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Kazakhstan Taekwondo Fed accuses London lawyer of deception 31 января 2014, 00:50

Taekwondo Federation of Kazakhstan has promised to compensate all the expenses the champion landed himself into by sleeping in an airplane ... and sue his 'big bad lawyer'.
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Azamat Tenizbayev. ©Vesti.kz Azamat Tenizbayev. ©Vesti.kz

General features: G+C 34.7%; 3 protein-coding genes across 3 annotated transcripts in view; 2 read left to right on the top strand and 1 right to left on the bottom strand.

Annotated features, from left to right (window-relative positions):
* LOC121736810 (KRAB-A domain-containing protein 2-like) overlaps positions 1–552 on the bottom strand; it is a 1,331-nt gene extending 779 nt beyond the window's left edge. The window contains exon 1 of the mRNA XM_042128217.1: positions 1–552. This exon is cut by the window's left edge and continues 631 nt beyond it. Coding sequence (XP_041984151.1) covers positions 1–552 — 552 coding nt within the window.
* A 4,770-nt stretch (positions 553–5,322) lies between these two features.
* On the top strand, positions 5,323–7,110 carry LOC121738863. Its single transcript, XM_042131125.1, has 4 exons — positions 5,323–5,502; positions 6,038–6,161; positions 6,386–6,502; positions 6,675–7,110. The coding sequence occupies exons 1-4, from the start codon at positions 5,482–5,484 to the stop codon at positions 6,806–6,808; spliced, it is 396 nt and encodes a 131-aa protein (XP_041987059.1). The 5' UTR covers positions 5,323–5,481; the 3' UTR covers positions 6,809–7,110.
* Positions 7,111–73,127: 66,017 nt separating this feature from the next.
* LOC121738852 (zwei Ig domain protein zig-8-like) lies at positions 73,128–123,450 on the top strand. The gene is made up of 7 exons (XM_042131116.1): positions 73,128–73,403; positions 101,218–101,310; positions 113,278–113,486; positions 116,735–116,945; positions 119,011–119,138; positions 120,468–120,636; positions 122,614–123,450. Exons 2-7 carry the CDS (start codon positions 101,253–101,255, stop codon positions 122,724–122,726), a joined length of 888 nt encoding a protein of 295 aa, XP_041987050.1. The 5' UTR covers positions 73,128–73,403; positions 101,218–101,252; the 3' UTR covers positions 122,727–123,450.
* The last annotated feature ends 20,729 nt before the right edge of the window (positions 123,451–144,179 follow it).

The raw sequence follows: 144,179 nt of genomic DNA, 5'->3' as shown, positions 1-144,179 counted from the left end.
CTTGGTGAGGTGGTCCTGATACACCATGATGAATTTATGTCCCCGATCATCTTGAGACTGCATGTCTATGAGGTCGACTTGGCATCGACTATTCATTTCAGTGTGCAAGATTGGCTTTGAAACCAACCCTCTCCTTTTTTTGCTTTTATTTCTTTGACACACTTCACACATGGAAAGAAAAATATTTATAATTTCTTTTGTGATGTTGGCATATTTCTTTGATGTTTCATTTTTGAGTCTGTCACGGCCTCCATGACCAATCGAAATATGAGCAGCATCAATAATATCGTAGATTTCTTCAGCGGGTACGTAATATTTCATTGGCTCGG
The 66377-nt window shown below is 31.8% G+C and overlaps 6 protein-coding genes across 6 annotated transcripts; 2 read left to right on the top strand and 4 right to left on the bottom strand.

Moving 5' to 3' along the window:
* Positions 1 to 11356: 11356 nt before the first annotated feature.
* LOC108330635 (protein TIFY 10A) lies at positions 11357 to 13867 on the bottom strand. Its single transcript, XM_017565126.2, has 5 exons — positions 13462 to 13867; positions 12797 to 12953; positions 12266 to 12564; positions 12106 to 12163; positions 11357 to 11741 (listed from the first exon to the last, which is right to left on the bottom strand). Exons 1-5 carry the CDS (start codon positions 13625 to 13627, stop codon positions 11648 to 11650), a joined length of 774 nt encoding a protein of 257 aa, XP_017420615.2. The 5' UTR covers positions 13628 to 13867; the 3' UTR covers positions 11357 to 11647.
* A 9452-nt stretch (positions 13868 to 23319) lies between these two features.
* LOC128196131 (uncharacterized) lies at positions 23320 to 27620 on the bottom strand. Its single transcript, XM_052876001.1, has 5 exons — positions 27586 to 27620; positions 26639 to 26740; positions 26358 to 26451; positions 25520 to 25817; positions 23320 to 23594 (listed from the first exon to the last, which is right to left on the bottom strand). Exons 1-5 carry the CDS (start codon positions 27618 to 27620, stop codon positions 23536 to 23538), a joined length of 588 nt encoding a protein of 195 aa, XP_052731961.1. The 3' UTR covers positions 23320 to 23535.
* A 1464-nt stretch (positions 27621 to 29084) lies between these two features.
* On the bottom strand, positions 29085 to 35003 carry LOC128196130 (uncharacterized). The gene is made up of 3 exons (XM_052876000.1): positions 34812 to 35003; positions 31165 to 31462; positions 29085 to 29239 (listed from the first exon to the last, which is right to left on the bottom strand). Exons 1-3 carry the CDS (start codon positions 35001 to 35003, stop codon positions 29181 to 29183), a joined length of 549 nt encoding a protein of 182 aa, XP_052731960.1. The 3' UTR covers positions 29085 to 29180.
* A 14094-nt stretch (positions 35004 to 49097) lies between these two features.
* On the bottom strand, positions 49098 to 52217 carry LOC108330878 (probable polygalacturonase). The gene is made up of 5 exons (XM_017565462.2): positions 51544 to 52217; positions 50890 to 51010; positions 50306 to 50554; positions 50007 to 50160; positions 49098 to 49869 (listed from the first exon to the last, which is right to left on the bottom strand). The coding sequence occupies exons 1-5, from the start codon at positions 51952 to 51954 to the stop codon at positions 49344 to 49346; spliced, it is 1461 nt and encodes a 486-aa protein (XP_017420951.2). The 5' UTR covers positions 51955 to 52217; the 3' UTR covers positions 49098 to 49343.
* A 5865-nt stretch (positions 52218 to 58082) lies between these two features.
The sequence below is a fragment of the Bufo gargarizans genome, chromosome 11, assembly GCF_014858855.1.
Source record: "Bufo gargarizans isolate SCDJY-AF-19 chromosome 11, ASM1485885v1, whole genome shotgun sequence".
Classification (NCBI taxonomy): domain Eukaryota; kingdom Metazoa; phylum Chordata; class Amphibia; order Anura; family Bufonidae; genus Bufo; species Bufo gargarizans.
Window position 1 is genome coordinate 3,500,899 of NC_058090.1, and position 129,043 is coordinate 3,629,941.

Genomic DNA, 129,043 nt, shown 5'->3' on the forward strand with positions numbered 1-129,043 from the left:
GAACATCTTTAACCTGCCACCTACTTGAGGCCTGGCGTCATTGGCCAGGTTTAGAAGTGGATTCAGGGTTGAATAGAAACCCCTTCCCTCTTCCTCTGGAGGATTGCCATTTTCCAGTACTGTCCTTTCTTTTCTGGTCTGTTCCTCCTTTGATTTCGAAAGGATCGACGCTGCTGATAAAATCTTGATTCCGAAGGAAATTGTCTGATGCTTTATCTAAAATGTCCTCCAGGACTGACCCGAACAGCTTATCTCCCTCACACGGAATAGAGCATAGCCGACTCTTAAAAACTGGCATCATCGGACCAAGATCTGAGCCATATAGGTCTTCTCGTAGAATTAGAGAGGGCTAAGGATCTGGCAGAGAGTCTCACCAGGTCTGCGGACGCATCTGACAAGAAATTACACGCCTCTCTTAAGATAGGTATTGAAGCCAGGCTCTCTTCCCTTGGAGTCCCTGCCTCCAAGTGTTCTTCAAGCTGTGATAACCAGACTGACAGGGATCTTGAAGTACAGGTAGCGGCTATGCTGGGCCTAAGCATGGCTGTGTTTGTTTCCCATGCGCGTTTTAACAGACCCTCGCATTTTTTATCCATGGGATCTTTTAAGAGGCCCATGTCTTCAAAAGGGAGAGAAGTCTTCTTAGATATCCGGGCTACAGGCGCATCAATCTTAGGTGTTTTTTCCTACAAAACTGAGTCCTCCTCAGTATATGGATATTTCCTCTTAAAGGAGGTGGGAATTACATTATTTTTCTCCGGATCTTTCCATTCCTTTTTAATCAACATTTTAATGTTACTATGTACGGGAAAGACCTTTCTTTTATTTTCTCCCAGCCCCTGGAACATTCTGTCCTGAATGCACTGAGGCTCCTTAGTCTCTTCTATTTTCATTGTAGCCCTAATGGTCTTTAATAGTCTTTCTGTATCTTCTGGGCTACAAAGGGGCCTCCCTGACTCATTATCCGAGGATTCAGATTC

A nap in an airplane landed the triple taekwondo champion of Kazakhstan Azamat Tenizbayev, 18, into a half-a-year-long experience of sexual harassment charges, jail, hearings, ankle bracelets and jury trial in London. Upon returning home to Kazakhstan at long last Azamat, his mother and Kazakhstan Taekwondo Federation chief held a press-conference to share the details of the ordeal and celebrate its happy ending, Tengrinews reports. Vyacheslav Kim, Taekwondo Federation President, made a sensational claim at the press-conference, when he declared that Azamat's first British lawyer deliberately deceived the teen and landed him in jail, while his interpreter was so unqualified that could translate only 40% of what the lawyer said. The ordeal began after Azamat fell asleep during his 11-hour flight from World Championship in Mexico. His head leaned onto his neighbors shoulder, he apologized and changed his seat, but it didn't help. The teen was arrested upon landing in Heathrow airport and brought to a London police station. A public defendant was provided to him for free by British authorities. And after communicating with the lawyer through a Kyrgyz interpreter Shynar, Azamat plead guilty in hopes of fast deportation to Kazakhstan, as his lawyer allegedly recommended. It is unclear whether the lawyer truly gave him a recommendation of such a nature, because it would mean that the barrister was either new to the British law and unaware that the plea would put his client in jail instead of the airplane or just did a slipshod job. It is hardly possible to reconstruct their conversation, but it is obvious that they must have had at least some communication problems: the three persons were speaking three different languages. Azamat's native language is Kazakh, he has no knowledge of English and only some command of Russian, while Shynar was translating the English-speaking lawyer into Russian. This bring us to the first point of the possible communication failure: Azamat-Shynar. In his speech at the press-conference the Federation chief said that Shynar translated only 40% of words that the lawyer said. If that's so, then that is where this second possible problem was: Zhynar-Lawyer. The misunderstanding could easily occur at any of the two points. And of course, it cannot be ruled out completely that the British lawyer was indeed in a hurry to be done with the Kazakh teen and gave him the poor advice. Azamat himself is absolutely sure that saying "I am guilty" was exactly the recommendation that the lawyer gave him. At the press-conference Vyacheslav Kim promised that a lawsuit will be filed against the lawyer, but did not specify when or on whose behalf. He also did not specify on which grounds and with which evidence he was planning to prove the lawyer's ill intent. In the meanwhile, Azamat's mother clearly stated that their family was not going to sue anyone. After Azamat ended up in jail his family hired a different lawyer for him, the one who worked for a fee this time. The new lawyer helped him persuade the judge that the confession he signed earlier was not an admission of guilt, but a result of a language-difference-driven misunderstanding. Then he got Azamat out of jail, but confined to London with ankle bracelet, on a 6 thousand pound bail. Azamat's parents had to sell their apartment in Almaty to pay the bail, the 30 thousand fee to the lawyer and support their son while he was awaiting his trial in London. Then, almost 6 months after the initial arrest there came the jury trial. The 24-y.o. Israeli lady who filed the lawsuit use online conference to participate in the trial. She said he sexually harassed her in the airplane, he said that he was sleeping and did not harass anyone. It was her word against his. The Kazakhstan Taekwondo Federation chief believes that both of them may have been right at the same time. The thing is that only acts of a clearly sexual nature are qualified as sexual harassment in Kazakhstan, where as in Israel or Britain the term is interpreted in a much broader sense. "Things that are considered acceptable or at least tolerable for us here could be completely inappropriate and interpreted as sexual harassment by people from the other parts of the world who have a different mentality, like the lady that was sitting next to him on that airplane," Vyacheslav Kim said. The story had a happy ending for Azamat. The British jury of twelve unanimously declared the sporty teenager not guilty. The Taekwondo Federation of Kazakhstan promised to compensate all the expenditures to the champion's family. And Azamat probably promised to himself that he would never sleep in the airplane again. By Tatyana Kuzmina

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